The market has moved into an odd dichotomy.
On one hand, the mega-cap stocks in the Dow Jones Industrial Average (where the average market capitalization is $126 billion) just pushed to a new all-time closing high.
But the rest of the market remains in the doldrums.
Consider that the Russell 2000 small caps (where the average market capitalization is $594 million) remains roughly 6% off of its all-time high. Moreover, the index continues to repeatedly test its 200-day moving average to the downside (five times over the past month), a critical support level that it hasn’t closed below since 2012.
Or consider that, as the Dow Jones Industrial Average pushes to a new all-time high today, just 67% of the stocks in the S&P 500 are in uptrends vs. nearly 84% when the Dow last closed at a new all-time high at the end of 2013. Or that the last time the Dow hit an intra-day high earlier this month the percentage of NYSE stocks above their 50-day moving average was around 77% vs. just 59% now.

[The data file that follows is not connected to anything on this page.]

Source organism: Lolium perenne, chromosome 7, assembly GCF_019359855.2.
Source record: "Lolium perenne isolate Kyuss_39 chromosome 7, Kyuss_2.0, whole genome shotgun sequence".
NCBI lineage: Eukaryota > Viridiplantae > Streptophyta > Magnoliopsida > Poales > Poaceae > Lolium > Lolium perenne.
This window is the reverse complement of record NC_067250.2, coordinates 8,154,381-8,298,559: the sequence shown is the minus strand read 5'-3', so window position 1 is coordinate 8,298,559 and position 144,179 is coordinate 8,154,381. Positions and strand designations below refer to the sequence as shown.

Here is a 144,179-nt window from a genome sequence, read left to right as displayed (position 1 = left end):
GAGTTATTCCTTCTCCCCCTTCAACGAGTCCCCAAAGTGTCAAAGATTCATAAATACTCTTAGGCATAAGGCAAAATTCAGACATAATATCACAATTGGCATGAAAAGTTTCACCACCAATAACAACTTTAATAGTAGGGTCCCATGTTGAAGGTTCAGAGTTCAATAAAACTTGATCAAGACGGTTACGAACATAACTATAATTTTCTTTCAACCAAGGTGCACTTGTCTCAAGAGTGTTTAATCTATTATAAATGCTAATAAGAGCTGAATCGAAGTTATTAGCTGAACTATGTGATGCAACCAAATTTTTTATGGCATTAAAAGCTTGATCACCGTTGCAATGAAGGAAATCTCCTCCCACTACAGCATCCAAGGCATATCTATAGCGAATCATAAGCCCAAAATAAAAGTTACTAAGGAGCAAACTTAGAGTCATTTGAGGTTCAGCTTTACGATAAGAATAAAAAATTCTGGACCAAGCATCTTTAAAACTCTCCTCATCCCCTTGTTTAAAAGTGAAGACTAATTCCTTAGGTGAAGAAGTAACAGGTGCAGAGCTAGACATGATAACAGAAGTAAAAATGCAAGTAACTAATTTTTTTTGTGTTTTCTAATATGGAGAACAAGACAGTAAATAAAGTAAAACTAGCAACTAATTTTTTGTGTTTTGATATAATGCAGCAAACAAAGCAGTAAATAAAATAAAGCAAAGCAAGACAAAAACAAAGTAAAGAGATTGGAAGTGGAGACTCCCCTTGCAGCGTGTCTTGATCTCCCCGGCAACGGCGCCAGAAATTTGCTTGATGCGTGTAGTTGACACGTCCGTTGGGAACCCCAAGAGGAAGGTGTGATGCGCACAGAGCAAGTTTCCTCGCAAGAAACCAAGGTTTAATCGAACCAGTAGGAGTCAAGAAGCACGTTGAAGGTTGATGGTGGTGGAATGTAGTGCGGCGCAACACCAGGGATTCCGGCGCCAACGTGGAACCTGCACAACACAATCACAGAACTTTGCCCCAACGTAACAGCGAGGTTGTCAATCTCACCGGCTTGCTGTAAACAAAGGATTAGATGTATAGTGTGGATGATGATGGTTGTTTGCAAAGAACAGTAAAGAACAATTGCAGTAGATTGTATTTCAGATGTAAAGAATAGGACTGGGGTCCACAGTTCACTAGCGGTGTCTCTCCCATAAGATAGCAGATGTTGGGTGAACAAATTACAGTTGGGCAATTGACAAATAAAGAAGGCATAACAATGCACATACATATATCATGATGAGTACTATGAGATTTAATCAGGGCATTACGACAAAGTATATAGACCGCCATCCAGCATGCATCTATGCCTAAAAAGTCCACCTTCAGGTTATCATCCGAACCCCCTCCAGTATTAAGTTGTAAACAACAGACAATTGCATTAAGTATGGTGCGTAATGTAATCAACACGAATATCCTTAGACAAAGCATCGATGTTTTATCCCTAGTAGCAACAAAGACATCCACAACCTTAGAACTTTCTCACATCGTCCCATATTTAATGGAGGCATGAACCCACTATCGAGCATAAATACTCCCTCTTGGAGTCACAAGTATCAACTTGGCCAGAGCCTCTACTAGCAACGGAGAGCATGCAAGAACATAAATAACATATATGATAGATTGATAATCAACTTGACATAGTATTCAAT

To my eyes, it looks like a growing swath of the markets — despite the Dow’s push higher — is coming under increasingly aggressive selling pressure. It started with big tech and biotech in March, but is now spreading to other areas, including financial stocks. The Financial SPDR (XLF) is some 3% below its high.
Here is a closer look at five bank stocks that are coming under pressure.